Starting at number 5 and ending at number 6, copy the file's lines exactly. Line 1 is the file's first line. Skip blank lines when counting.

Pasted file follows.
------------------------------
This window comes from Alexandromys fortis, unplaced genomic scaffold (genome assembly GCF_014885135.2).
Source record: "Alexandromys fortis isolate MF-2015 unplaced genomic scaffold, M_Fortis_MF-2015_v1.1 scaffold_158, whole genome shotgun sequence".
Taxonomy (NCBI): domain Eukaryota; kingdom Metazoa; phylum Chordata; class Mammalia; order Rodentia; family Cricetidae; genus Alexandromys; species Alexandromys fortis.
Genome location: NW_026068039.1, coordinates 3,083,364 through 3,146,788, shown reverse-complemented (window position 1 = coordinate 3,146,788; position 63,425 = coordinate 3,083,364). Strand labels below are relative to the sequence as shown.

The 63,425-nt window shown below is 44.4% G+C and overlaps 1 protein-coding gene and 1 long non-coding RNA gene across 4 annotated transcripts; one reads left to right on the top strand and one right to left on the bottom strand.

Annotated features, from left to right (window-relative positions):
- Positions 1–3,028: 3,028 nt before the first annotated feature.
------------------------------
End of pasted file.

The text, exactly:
The 63,425-nt window shown below is 44.4% G+C and overlaps 1 protein-coding gene and 1 long non-coding RNA gene across 4 annotated transcripts; one reads left to right on the top strand and one right to left on the bottom strand.

Annotated features, from left to right (window-relative positions):